Who should run the Indian Health Service? Not “who” exactly, but what kind of leader? What kind of skills and experience?
This is Trahant Reports.
The Trump administration has withdrawn the nomination of Robert Weaver to lead the agency. Weaver, a member of the Quapaw Tribe of Oklahoma, had a background in private insurance working with tribes to set up plans to cover tribal members. Weaver’s nomination was sidetracked after The Wall Street Journal reported serious misstatements on his resume.
In a letter to tribal leaders, Weaver said the president has been an “ardent supporter of fixing Indian Health throughout this process.” And he said “he will fight to give voice to the change needed at IHS until the mission is complete … the delivery of timely, high quality healthcare for Indian Country no matter where you live.”
The mission? That is the key word here. The mission of the Indian Health Service has become so distorted that even policy makers cannot or will not articulate the challenges. All of the discourse about the Indian Health Service continues to be about a federal agency that delivers health care to American Indians and Alaska Natives. And, within that story, there are so many clinics and hospitals that only require more order and funding in order to carry out even basic health care. The system is failing.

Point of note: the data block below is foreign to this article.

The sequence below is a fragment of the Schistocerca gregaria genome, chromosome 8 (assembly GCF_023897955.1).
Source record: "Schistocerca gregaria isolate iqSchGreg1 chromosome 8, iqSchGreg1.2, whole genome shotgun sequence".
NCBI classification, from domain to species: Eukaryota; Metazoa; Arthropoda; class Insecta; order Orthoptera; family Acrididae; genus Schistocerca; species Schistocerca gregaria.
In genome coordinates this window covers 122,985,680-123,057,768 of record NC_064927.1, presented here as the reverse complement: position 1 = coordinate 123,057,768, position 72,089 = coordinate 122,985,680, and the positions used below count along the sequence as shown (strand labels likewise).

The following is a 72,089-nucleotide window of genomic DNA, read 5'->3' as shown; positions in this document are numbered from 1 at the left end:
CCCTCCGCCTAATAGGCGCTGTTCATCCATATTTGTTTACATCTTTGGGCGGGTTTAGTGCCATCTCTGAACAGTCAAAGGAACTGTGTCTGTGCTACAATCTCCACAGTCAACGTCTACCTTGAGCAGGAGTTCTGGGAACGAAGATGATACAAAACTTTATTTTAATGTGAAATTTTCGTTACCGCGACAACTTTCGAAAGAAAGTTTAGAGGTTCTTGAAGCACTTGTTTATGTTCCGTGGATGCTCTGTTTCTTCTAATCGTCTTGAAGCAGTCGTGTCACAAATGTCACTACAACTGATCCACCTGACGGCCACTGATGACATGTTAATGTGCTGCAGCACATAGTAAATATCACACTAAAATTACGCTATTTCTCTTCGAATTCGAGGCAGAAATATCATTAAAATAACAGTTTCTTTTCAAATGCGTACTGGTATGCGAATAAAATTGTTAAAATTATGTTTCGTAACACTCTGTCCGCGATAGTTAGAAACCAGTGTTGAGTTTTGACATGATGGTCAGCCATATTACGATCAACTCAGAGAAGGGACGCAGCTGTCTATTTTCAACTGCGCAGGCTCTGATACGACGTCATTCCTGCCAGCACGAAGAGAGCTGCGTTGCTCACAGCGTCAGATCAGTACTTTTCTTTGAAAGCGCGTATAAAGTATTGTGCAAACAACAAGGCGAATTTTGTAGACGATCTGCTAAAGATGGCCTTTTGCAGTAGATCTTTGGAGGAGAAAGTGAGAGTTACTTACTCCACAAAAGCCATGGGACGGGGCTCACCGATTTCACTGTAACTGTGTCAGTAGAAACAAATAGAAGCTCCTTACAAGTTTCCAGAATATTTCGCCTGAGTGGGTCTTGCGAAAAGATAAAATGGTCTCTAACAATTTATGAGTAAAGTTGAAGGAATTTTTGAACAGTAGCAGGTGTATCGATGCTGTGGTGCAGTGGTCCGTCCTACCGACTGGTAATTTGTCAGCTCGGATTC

Only the IHS story is much more complex. We need to think differently about the Indian health.
Most of the Indian Health system is managed by tribes or non-profits. The federal role is that of a funding agent and it sets standards. But even that is misleading because it is Medicaid, not the Indian Health Service, that’s often the largest source of funding for tribal and nonprofit facilities. The administration claims it’s protecting the Indian Health Service budget … all the while proposing deep cuts into Medicaid.
There is a disconnect and the proof is found in the budget. The line item for “collections,” that is money from Medicaid, Medicare and private insurance, is roughly $1.2 billion. That’s a number that has not changed much despite a huge expansion of Medicaid under the Affordable Care Act. But when you talk to tribal and non-profit administrators, as I have, there is a different story to tell. Medicaid is now more important to local budgets than the IHS itself.
The expansion of Medicaid explains a lot about the shortages within the Indian health system. The federal Indian Health Service will take Medicaid funds, but it’s not growing the pot. Tribes and non-profits have done that. And there is more money for Indian health in states that have expanded Medicaid.
This is not the Indian Health Service we grew up with. And the next director of the Indian Health Service needs to acknowledge this complexity and own the new story. If I had my way: the next IHS director would have a solid background in medicine and Medicaid.
I am Mark Trahant.